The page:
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Proc Natl Acad Sci U S A. 2016 Jul 5;113(27):E3901-10. doi: 10.1073/pnas.1523512113. Epub 2016 Jun 13.

OX40L blockade protects against inflammation-driven fibrosis.

Author information

1
INSERM, U1016 UMR8104, Cochin Institute, Paris Descartes University, Sorbonne Paris Cite, 75014 Paris, France; Rheumatology A Department, Cochin Hospital, Paris Descartes University, 75014 Paris, France;
2
Department of Rheumatology, Oslo University Hospital, 0873 Oslo, Norway;
3
INSERM, U1016 UMR8104, Cochin Institute, Paris Descartes University, Sorbonne Paris Cite, 75014 Paris, France;
4
Equipe d'Accueil (EA) 2496 Pathologie, Imagerie et Biothérapies Orofaciales, Faculty of Odontology, Paris Descartes University, Sorbonne Paris Cite, 92120 Montrouge, France; Plateforme d'Imagerie Du Vivant, Le Pôle de Recherche et d'Enseignement Supérieur Sorbonne Paris Cité, 92120 Montrouge, France;
5
Department of Immunology, Juntendo University School of Medicine, Tokyo 113-8421, Japan;
6
Research Unit Molecular Immune Regulation, Institute of Molecular Immunology, Helmholtz Zentrum München, DE-81377 Munich, Germany; Institute for Immunology, Ludwig-Maximilians-Universität München, DE-80336 Munich, Germany;
7
Immune Mediated Diseases, Sanofi Genzyme, Framingham, MA 01701;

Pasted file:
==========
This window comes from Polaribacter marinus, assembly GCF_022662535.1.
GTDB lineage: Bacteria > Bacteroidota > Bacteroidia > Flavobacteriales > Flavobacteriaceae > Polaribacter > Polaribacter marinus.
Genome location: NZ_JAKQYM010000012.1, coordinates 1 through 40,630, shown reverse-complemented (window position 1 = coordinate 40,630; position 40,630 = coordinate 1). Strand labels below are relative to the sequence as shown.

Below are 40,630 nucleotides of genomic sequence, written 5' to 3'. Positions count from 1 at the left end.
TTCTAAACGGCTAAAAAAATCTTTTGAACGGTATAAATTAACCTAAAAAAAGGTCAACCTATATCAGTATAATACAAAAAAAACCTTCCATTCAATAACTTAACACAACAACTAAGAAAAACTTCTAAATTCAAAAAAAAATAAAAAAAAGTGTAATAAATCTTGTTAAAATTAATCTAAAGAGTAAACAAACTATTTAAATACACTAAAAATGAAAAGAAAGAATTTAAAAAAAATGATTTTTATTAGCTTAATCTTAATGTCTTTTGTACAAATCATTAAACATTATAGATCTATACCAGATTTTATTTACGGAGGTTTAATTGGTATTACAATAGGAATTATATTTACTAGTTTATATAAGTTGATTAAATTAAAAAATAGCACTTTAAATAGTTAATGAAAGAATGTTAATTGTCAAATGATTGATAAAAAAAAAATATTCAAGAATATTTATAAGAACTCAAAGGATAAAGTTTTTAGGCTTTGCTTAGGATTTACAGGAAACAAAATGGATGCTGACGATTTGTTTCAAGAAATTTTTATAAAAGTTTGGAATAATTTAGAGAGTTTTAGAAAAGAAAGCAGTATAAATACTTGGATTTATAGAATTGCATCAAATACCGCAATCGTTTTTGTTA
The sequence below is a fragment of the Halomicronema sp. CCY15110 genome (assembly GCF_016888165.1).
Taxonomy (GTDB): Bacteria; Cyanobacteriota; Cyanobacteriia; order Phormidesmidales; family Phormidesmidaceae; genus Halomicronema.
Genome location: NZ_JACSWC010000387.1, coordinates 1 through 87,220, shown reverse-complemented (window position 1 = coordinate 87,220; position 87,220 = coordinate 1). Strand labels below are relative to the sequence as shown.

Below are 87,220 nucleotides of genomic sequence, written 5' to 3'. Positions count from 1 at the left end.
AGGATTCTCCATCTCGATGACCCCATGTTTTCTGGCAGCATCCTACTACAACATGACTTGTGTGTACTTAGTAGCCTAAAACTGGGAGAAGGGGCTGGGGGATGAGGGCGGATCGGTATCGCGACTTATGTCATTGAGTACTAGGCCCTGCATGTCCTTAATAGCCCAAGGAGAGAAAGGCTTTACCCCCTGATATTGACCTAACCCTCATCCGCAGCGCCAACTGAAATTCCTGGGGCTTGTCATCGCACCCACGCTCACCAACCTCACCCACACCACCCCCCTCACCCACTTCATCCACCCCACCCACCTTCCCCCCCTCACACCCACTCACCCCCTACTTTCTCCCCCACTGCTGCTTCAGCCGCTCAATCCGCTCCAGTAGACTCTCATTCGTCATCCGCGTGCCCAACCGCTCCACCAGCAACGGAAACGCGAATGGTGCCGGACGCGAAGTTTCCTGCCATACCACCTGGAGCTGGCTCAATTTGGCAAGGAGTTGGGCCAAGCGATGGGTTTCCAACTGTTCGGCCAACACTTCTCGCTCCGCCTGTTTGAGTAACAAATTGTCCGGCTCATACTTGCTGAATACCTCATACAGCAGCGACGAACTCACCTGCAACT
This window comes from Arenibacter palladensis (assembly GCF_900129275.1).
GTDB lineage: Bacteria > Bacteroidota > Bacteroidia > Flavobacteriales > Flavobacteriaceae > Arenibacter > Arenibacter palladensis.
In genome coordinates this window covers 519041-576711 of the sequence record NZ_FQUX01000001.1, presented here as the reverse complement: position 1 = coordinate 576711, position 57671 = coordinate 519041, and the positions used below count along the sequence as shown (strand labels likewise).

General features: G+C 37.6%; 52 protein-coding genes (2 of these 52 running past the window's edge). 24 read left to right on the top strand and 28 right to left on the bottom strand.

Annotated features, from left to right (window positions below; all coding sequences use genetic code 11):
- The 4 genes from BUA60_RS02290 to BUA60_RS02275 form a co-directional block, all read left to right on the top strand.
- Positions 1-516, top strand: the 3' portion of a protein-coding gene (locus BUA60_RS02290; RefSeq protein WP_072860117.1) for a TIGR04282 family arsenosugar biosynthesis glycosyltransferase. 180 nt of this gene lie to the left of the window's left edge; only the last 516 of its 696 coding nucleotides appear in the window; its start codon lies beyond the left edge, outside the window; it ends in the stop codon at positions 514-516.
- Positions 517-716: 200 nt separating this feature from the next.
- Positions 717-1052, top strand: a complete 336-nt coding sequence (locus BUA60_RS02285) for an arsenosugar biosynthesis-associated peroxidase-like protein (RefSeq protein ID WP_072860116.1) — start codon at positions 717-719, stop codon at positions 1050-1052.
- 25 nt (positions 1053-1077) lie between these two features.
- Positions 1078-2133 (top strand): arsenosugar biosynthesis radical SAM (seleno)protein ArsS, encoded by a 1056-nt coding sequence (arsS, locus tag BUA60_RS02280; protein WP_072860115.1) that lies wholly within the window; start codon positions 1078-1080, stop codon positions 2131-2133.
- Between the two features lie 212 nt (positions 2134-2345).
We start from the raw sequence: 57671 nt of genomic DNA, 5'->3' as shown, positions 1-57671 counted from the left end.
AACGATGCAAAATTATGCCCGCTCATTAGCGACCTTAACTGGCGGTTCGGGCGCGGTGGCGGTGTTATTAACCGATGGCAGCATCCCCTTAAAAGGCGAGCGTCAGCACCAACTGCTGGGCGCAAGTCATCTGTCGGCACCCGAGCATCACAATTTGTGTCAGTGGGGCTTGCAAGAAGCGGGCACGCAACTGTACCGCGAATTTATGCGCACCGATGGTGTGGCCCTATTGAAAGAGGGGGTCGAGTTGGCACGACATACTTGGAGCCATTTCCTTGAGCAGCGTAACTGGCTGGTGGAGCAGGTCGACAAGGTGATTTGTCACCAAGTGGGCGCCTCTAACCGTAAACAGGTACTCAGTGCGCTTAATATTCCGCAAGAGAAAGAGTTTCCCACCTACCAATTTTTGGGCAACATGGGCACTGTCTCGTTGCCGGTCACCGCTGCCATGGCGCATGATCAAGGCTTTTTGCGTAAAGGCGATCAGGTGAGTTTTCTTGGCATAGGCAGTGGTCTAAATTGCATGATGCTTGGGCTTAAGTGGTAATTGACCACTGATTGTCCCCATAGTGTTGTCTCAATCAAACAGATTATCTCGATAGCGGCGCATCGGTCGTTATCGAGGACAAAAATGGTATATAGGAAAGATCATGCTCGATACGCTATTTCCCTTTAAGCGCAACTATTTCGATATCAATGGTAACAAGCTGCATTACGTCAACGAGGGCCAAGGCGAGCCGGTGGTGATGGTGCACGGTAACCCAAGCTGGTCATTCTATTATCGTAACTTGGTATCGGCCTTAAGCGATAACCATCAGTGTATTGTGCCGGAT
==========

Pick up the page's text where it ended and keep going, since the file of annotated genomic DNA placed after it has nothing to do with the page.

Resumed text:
8
Rheumatology A Department, Cochin Hospital, Paris Descartes University, 75014 Paris, France;
9
INSERM, U1173, Faculty of Health Sciences Simone Veil, Université Versailles-Saint-Quentin, 78180 Saint-Quentin-En-Yvelines, France.
10
INSERM, U1016 UMR8104, Cochin Institute, Paris Descartes University, Sorbonne Paris Cite, 75014 Paris, France; Rheumatology A Department, Cochin Hospital, Paris Descartes University, 75014 Paris, France; yannick.allanore@cch.aphp.fr.

Abstract

Treatment for fibrosis represents a critical unmet need, because fibrosis is the leading cause of death in industrialized countries, and there is no effective therapy to counteract the fibrotic process. The development of fibrosis relates to the interplay between vessel injury, immune cell activation, and fibroblast stimulation, which can occur in various tissues. Immunotherapies have provided a breakthrough in the treatment of immune diseases. The glycoprotein OX40-OX40 ligand (OX40L) axis offers the advantage of a targeted approach to costimulatory signals with limited impact on the whole immune response. Using systemic sclerosis (SSc) as a prototypic disease, we report compelling evidence that blockade of OX40L is a promising strategy for the treatment of inflammation-driven fibrosis. OX40L is overexpressed in the fibrotic skin and serum of patients with SSc, particularly in patients with diffuse cutaneous forms. Soluble OX40L was identified as a promising serum biomarker to predict the worsening of lung and skin fibrosis, highlighting the role of this pathway in fibrosis. In vivo, OX40L blockade prevents inflammation-driven skin, lung, and vessel fibrosis and induces the regression of established dermal fibrosis in different complementary mouse models. OX40L exerts potent profibrotic effects by promoting the infiltration of inflammatory cells into lesional tissues and therefore the release of proinflammatory mediators, thereafter leading to fibroblast activation.

KEYWORDS:

OX40L; costimulation; fibrosis; systemic sclerosis; translational approach

PMID:
27298374
PMCID:
PMC4941508
DOI:
10.1073/pnas.1523512113
[Indexed for MEDLINE]
Free PMC Article

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